I recently found out that Borders bookstores are all going out of business. What this represents is deeply depressing, as it seems like our priorities as a country, and as consumers, have shifted from books to technology, supplementing a paperback with a Kindle. While this may be a blessing in disguise (less paper used for printing books?), I can only hope that this shift does not change how we value knowledge or education and I hope that I never hear my own grandchildren ask "Grandma, what's a book?"
I think it has a lot more to do with people ordering books online and having them shipped. The e-reader market has not taken hold wholly enough to take down a company of that size. The company would love to blame the new little machines, rather than taking the blame for creating a constantly-expanding and thus wholly unsustainable business model. The overhead for stocking the 95% of books that no one is interested in buying (and then tearing the covers off, and throwing out the books that don't sell in order to report a loss to the publisher) is far too high.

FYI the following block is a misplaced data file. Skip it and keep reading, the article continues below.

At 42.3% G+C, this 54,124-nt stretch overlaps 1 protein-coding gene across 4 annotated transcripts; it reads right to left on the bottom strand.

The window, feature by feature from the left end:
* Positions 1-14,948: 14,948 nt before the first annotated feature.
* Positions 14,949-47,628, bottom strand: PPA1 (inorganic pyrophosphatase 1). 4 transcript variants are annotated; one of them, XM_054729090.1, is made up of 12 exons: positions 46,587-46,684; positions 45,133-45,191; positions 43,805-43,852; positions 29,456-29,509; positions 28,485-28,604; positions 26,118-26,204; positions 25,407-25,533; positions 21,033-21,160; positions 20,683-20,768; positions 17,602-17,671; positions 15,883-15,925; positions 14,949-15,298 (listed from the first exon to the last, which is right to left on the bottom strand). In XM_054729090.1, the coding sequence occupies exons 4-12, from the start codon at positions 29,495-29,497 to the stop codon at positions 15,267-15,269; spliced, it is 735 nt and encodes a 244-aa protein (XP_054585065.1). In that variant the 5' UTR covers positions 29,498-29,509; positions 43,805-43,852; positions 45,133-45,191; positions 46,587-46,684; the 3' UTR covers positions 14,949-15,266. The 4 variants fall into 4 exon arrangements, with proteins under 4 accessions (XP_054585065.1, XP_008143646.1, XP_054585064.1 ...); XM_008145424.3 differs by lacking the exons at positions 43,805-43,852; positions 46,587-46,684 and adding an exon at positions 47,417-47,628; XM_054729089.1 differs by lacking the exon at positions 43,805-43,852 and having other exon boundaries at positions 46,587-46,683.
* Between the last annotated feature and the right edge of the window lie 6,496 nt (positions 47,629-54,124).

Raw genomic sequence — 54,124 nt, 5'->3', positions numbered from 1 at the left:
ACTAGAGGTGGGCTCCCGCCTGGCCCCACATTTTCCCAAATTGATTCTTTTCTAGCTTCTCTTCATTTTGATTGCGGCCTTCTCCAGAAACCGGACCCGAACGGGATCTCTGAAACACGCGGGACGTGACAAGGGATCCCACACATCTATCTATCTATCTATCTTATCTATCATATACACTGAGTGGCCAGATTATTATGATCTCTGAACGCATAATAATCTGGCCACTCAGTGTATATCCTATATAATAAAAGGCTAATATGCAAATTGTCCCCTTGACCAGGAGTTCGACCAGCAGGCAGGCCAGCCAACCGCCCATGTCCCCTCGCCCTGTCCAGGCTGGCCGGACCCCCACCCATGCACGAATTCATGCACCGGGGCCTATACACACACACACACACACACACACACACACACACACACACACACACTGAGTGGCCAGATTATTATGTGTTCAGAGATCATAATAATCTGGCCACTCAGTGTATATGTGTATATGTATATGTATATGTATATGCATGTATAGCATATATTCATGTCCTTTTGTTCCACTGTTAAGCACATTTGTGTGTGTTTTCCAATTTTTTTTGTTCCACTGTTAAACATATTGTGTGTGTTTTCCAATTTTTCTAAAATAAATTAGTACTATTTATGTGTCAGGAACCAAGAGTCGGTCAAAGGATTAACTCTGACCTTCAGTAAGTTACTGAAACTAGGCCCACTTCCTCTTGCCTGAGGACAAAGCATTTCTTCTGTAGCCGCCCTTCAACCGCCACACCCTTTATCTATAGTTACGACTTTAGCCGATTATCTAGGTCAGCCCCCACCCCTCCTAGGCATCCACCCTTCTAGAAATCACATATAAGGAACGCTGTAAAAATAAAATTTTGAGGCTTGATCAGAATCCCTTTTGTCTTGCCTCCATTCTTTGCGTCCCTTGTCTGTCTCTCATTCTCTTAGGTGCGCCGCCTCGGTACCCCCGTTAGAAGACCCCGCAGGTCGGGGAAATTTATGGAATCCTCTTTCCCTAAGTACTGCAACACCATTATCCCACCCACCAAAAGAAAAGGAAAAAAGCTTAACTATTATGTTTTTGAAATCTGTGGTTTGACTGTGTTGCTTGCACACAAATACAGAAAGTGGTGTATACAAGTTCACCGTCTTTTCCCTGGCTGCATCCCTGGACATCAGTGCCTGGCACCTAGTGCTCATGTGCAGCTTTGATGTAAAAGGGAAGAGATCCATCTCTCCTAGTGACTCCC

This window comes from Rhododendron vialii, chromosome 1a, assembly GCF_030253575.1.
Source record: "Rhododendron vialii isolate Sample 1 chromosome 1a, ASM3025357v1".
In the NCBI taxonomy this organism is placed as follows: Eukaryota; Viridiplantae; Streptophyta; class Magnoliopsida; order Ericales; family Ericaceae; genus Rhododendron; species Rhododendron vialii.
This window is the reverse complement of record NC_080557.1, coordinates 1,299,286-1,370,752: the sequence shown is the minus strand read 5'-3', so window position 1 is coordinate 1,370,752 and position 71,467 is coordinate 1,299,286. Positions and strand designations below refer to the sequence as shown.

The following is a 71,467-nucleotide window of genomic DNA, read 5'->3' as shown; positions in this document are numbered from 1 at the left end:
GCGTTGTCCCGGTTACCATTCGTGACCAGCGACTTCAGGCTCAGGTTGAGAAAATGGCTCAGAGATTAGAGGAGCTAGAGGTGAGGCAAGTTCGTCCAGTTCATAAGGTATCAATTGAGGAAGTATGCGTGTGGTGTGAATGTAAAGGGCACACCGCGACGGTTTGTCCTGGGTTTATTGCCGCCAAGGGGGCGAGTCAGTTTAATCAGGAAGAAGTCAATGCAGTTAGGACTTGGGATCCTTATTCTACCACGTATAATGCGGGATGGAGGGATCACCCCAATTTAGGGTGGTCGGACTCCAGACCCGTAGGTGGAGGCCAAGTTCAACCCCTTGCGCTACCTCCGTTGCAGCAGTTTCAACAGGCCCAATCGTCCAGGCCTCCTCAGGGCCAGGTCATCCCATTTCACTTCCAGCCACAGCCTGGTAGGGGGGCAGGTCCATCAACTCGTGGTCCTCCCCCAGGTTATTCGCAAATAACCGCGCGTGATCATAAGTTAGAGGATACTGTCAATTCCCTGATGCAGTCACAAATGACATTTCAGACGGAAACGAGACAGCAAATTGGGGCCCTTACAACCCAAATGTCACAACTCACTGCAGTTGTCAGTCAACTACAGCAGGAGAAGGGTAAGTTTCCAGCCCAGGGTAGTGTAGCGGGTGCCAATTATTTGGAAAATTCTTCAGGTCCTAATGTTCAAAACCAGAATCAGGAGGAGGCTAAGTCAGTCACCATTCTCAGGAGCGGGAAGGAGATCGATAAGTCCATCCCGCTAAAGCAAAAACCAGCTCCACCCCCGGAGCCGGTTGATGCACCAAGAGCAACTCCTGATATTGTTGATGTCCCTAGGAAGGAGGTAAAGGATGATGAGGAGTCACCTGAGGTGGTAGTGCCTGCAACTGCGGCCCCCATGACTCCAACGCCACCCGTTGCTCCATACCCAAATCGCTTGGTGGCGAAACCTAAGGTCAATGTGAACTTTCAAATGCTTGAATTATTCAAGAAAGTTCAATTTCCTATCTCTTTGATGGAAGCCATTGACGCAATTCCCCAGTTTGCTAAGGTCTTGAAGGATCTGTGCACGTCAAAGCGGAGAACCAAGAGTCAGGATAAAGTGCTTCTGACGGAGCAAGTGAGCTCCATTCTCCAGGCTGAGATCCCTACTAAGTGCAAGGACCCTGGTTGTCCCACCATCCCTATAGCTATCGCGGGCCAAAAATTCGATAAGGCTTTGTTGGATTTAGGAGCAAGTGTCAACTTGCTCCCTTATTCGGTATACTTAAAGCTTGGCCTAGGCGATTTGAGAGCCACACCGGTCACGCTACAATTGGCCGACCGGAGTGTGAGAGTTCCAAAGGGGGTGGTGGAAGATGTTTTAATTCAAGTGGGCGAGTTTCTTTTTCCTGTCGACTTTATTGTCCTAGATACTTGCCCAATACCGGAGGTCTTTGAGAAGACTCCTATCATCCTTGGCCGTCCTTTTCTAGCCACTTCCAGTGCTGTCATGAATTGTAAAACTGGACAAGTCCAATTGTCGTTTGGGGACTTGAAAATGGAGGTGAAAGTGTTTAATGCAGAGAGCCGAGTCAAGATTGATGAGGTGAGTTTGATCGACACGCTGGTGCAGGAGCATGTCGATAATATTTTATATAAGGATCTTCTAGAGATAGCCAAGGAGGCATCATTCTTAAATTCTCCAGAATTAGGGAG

Personally, I'm all for the mass digitization, even if it does away with bookstores. What can be digitized can be shared infinitely for free.
Libraries, though, that's a different story, though perhaps as was the case a few days ago with a co-founder of Reddit being arrested for hacking JSTOR and publishing a huge chunk of their content, thus eliminating their pay-gate, on a torrent site, there are still culture defenders out there. In fact, I'm sure of it.
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